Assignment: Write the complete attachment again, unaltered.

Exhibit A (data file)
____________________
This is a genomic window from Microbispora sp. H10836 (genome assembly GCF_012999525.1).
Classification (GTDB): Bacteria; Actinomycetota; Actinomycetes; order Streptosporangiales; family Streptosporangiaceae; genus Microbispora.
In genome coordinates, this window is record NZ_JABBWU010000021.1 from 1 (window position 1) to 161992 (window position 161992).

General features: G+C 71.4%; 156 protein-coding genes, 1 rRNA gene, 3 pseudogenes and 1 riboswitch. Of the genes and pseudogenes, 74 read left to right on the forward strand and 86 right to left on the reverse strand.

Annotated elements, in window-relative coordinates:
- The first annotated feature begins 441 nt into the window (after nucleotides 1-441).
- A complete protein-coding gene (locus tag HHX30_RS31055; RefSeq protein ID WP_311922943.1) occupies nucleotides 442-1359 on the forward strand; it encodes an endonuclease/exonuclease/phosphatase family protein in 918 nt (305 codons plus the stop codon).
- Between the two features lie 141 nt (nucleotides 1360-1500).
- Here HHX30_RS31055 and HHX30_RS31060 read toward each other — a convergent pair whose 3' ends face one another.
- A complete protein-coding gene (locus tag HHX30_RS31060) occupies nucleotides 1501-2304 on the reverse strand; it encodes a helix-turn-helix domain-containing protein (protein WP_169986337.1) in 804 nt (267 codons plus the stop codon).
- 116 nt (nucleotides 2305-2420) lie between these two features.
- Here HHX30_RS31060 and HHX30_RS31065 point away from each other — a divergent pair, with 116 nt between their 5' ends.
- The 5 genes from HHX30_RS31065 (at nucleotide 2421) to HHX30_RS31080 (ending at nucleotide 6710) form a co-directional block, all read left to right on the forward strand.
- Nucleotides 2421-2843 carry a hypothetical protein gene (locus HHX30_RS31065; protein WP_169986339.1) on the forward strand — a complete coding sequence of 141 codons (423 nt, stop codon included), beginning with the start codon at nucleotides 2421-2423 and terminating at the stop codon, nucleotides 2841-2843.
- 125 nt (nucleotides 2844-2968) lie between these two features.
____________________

This is a genomic window from Microbispora sp. H10836 (genome assembly GCF_012999525.1).
Classification (GTDB): Bacteria; Actinomycetota; Actinomycetes; order Streptosporangiales; family Streptosporangiaceae; genus Microbispora.
In genome coordinates, this window is record NZ_JABBWU010000021.1 from 1 (window position 1) to 161992 (window position 161992).

General features: G+C 71.4%; 156 protein-coding genes, 1 rRNA gene, 3 pseudogenes and 1 riboswitch. Of the genes and pseudogenes, 74 read left to right on the forward strand and 86 right to left on the reverse strand.

Annotated elements, in window-relative coordinates:
- The first annotated feature begins 441 nt into the window (after nucleotides 1-441).
- A complete protein-coding gene (locus tag HHX30_RS31055; RefSeq protein ID WP_311922943.1) occupies nucleotides 442-1359 on the forward strand; it encodes an endonuclease/exonuclease/phosphatase family protein in 918 nt (305 codons plus the stop codon).
- Between the two features lie 141 nt (nucleotides 1360-1500).
- Here HHX30_RS31055 and HHX30_RS31060 read toward each other — a convergent pair whose 3' ends face one another.
- A complete protein-coding gene (locus tag HHX30_RS31060) occupies nucleotides 1501-2304 on the reverse strand; it encodes a helix-turn-helix domain-containing protein (protein WP_169986337.1) in 804 nt (267 codons plus the stop codon).
- 116 nt (nucleotides 2305-2420) lie between these two features.
- Here HHX30_RS31060 and HHX30_RS31065 point away from each other — a divergent pair, with 116 nt between their 5' ends.
- The 5 genes from HHX30_RS31065 (at nucleotide 2421) to HHX30_RS31080 (ending at nucleotide 6710) form a co-directional block, all read left to right on the forward strand.
- Nucleotides 2421-2843 carry a hypothetical protein gene (locus HHX30_RS31065; protein WP_169986339.1) on the forward strand — a complete coding sequence of 141 codons (423 nt, stop codon included), beginning with the start codon at nucleotides 2421-2423 and terminating at the stop codon, nucleotides 2841-2843.
- 125 nt (nucleotides 2844-2968) lie between these two features.